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The Homeowners Column
Amazing Azaleas and Riotous Rhododendrons
State Master Gardener Coordinator
Landscapes are now dotted with vibrant splashes of pink, salmon and orange; the characteristic colors of azaleas and rhododendrons. With so many obviously happy plants, do they deserve their reputation as difficult divas?
First, let's discuss their family tree. Although we often think of them as different plant groups, azaleas and rhododendrons belong to the same genus - Rhododendron. Azaleas are mostly deciduous and rhododendrons are mostly evergreen. Azalea flowers are usually shaped like a funnel where rhododendrons are bell-shaped.
Are azaleas and rhododendrons difficult divas or just misunderstood darlings? They can be grown successfully in Illinois if we pay attention to a few details: soil preparation; plant care; and cultivar selection.
Since rhodies grow naturally in wooded areas in well drained acidic soils with lots of organic matter, we should mimic these conditions for best plant growth.
Ideally beds intended for rhodies should be prepared the season before planting. They are best grown where they will receive afternoon shade. Get a soil test to determine the acidity and how much sulfur is needed to lower the pH to 4.0 to 5.5. If soil pH is not corrected, the leaves may appear yellow, especially between veins. A regular dose of water soluble acidic fertilizers during the growing season will also help. Before planting add organic matter such as leaf compost or peat moss to the top twelve inches of soil.
Azaleas and rhododendrons are shallow rooted. Mulch with wood chips and water regularly. Root rot is their number one problem. They like to be moist, but not waterlogged. Symptoms of root rot include stunted yellow leaves that eventually brown and die. Leaves may also wilt and roll inward. Although fungicide soil drenches may help, root rot is systemic and travels through the plant. By the time we see symptoms, it may be too late for the distressed plant. Prevention is a better solution.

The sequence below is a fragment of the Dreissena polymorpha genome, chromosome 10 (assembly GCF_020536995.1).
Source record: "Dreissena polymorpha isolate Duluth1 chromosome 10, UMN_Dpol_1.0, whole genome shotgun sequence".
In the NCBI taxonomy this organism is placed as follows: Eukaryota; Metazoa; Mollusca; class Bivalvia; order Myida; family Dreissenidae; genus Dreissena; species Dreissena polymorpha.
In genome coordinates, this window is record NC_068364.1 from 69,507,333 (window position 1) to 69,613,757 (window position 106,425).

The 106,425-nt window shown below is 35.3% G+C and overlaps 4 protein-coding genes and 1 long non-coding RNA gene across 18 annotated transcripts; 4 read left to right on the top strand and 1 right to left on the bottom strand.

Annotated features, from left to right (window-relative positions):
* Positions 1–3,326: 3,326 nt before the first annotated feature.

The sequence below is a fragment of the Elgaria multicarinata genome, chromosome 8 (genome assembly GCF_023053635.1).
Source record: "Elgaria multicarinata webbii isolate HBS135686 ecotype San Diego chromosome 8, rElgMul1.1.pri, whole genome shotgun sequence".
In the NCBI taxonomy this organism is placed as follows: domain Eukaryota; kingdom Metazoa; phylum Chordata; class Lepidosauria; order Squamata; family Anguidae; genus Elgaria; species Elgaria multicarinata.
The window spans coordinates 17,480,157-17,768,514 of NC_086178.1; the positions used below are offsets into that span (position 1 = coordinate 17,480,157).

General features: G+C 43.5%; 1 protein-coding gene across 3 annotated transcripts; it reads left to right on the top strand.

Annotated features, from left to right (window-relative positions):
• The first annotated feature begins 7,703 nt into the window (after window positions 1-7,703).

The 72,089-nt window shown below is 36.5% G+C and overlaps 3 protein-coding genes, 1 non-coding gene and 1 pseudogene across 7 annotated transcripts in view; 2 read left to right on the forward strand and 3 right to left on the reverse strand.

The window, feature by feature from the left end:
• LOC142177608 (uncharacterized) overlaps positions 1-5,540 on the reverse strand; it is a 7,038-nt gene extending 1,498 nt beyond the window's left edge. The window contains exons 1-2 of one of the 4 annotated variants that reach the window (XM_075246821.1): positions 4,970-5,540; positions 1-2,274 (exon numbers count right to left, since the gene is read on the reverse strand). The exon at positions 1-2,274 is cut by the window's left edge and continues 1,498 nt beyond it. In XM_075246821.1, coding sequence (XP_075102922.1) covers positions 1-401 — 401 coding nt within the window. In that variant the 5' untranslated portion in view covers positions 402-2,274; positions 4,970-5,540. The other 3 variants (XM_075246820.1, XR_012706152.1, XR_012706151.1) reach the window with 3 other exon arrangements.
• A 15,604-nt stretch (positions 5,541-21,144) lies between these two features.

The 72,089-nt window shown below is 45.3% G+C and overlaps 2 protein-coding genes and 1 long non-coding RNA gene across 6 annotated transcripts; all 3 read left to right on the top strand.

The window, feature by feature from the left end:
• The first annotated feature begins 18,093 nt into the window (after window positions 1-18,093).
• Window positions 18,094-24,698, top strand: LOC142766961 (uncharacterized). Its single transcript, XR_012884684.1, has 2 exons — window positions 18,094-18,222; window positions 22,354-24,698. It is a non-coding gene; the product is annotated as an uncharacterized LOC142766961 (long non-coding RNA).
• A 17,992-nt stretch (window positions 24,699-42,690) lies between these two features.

Azaleas can also be reluctant to grow out into the surrounding soil once they are planted. If possible find field grown azaleas or be sure plants are not potbound with many circling roots. To help pot grown azaleas grow out into the surrounding soil, score the root ball with a sharp knife before planting by running the knife down the root ball in several places to encourage new root growth.
To encourage good drainage plant azaleas and rhododendrons on a mound of soil so the top surface is a few inches above the surrounding soil level. Any pruning should be done immediately after bloom.
Worthy azaleas and rhododendrons include:
- Catawba Rhododendron: large flower clusters; several color selections available; 6-12 feet tall shrubs with leathery, evergreen leaves.
- Korean Rhododendron: 3-6 feet tall; cultivars include 'Cornell Pink'- pink flowers and 'Crater's Edge' - dark red buds opening to lavender pink flowers.
- 'Girard' Hybrids: large group of azaleas includes both deciduous and evergreen cultivars; vary in flower color and winter hardiness.
- 'Knapp Hill' Hybrids: deciduous azaleas; result of crossing several species of Rhododendron; includes 'Knapp Hill', 'Exbury', 'Slocock' and 'Ilam' Hybrids; flower color depends on cultivar; mildew can be a problem in planting areas with poor air circulation.
- 'Northern Lights' Hybrids: deciduous azaleas; developed at University of Minnesota; very cold hardy; 8-10 feet tall; wide variety of flower colors; cultivars include 'Lemon Lights', 'Northern Highlights', 'Pink Lights', 'Rosy Lights' and 'Orchid Lights'; magnificent fragrance; maroon fall color.
- 'P.J.M.' Hybrids: evergreen rhododendrons; compact size of 3-6 feet tall; shades of lavender pink to mauve flowers; leaves purplish in winter; reportedly not as finicky about soil pH.
For more information about these and other shrubs, check out new U of I Extension shrub selector website .
Or contact the American Rhododendron Society .